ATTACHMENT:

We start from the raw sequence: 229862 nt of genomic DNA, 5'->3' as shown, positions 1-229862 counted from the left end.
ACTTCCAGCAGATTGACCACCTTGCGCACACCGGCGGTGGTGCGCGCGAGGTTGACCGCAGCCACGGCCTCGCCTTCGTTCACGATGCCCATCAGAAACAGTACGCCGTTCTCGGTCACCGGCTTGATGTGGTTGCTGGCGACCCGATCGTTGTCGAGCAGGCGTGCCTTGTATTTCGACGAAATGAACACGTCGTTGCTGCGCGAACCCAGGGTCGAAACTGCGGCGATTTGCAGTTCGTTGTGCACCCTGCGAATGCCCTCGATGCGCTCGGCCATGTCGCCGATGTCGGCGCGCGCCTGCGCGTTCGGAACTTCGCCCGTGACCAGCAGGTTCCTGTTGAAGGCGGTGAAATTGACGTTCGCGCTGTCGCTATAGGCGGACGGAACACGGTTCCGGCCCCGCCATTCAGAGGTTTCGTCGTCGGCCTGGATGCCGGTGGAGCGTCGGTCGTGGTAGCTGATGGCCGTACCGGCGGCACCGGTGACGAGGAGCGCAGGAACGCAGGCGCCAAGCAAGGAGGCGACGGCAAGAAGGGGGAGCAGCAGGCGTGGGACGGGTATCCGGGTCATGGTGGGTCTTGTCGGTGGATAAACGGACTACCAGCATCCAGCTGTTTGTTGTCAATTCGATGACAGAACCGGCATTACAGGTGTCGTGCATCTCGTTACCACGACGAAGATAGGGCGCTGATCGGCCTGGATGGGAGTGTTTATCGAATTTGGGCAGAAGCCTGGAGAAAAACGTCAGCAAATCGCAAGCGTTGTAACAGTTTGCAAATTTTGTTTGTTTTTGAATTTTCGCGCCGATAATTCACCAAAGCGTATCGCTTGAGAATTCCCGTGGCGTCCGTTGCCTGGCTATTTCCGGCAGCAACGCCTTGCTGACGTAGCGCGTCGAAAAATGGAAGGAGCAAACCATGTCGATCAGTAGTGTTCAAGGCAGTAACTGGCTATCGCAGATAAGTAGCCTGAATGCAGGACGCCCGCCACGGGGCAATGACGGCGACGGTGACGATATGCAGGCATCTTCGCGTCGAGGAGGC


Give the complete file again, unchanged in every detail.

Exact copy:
We start from the raw sequence: 229862 nt of genomic DNA, 5'->3' as shown, positions 1-229862 counted from the left end.
ACTTCCAGCAGATTGACCACCTTGCGCACACCGGCGGTGGTGCGCGCGAGGTTGACCGCAGCCACGGCCTCGCCTTCGTTCACGATGCCCATCAGAAACAGTACGCCGTTCTCGGTCACCGGCTTGATGTGGTTGCTGGCGACCCGATCGTTGTCGAGCAGGCGTGCCTTGTATTTCGACGAAATGAACACGTCGTTGCTGCGCGAACCCAGGGTCGAAACTGCGGCGATTTGCAGTTCGTTGTGCACCCTGCGAATGCCCTCGATGCGCTCGGCCATGTCGCCGATGTCGGCGCGCGCCTGCGCGTTCGGAACTTCGCCCGTGACCAGCAGGTTCCTGTTGAAGGCGGTGAAATTGACGTTCGCGCTGTCGCTATAGGCGGACGGAACACGGTTCCGGCCCCGCCATTCAGAGGTTTCGTCGTCGGCCTGGATGCCGGTGGAGCGTCGGTCGTGGTAGCTGATGGCCGTACCGGCGGCACCGGTGACGAGGAGCGCAGGAACGCAGGCGCCAAGCAAGGAGGCGACGGCAAGAAGGGGGAGCAGCAGGCGTGGGACGGGTATCCGGGTCATGGTGGGTCTTGTCGGTGGATAAACGGACTACCAGCATCCAGCTGTTTGTTGTCAATTCGATGACAGAACCGGCATTACAGGTGTCGTGCATCTCGTTACCACGACGAAGATAGGGCGCTGATCGGCCTGGATGGGAGTGTTTATCGAATTTGGGCAGAAGCCTGGAGAAAAACGTCAGCAAATCGCAAGCGTTGTAACAGTTTGCAAATTTTGTTTGTTTTTGAATTTTCGCGCCGATAATTCACCAAAGCGTATCGCTTGAGAATTCCCGTGGCGTCCGTTGCCTGGCTATTTCCGGCAGCAACGCCTTGCTGACGTAGCGCGTCGAAAAATGGAAGGAGCAAACCATGTCGATCAGTAGTGTTCAAGGCAGTAACTGGCTATCGCAGATAAGTAGCCTGAATGCAGGACGCCCGCCACGGGGCAATGACGGCGACGGTGACGATATGCAGGCATCTTCGCGTCGAGGAGGC